E-retailers are coming up to the biggest shopping period in the year as the annual Black Friday and Cyber Monday sales events at the end of November slide into the December holiday season. In the UK, shoppers spent more than £3 billion over the weekend last year with many of those sales coming online. It’s clearly a fantastic revenue making opportunity for e-commerce providers. But it also represents a great window of opportunity that hackers could exploit to steal valuable customer personal and financial data. Cybercriminals love Black Friday as it allows them to go unnoticed in the increased volumes of transactions and internet traffic.
This is part 3 of a 4-part series examining data breaches, what they cost, why they are increasing in frequency, and what you can do about them.
In our September 6, 2016 post, we broke down the issue of dwell time, and its impact on the financial impact of a breach. In this blog we look at what’s behind the continuous increase in breaches.
British healthcare organisations, like their counterparts in the US and Europe, are currently facing a deluge of ransomware that threatens to overwhelm systems. Widely reported figures gleaned from an FoI request reveal nearly half (47%) of NHS Trusts in England have been infected over the past year. This is just the tip of the iceberg. Ransomware is one of many online threats facing healthcare IT bosses coming to terms with the fact patient data is increasingly highly sought after on the dark web.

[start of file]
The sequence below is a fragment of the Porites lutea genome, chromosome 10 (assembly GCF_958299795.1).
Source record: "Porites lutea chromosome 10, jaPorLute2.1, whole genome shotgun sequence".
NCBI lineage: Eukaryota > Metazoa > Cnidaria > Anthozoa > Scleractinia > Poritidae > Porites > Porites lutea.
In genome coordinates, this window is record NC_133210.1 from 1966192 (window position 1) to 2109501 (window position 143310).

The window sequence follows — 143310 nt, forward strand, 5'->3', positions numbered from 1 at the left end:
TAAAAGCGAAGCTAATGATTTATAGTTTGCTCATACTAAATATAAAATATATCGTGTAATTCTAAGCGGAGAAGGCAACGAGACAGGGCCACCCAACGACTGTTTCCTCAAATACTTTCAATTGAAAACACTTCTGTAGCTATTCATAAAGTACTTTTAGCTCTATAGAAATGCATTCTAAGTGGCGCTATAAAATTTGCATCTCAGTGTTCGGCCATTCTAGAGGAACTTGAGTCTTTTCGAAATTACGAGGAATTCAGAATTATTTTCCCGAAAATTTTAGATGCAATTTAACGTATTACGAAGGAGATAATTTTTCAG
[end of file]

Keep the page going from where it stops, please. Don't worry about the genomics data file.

The mission criticality of IT systems, rigorous compliance requirements and often stretched resources make securing these environments even more challenging. That’s why IT buyers need to consider a new approach designed to focus on east-west traffic inside the data centre.
When a security incident is detected in the data center, time is of the essence. The longer it takes to respond to an incident, the greater the potential damage. Yet even with the best planning, incident response is often slowed by uncertainty, due largely to the high volume of security alerts analysts have to deal with.
Distributed deception technology for the data center has the potential to tilt the playing field in favor of the security team, not only by accelerating incident response times but also by improving the effectiveness of security measures to combat breaches.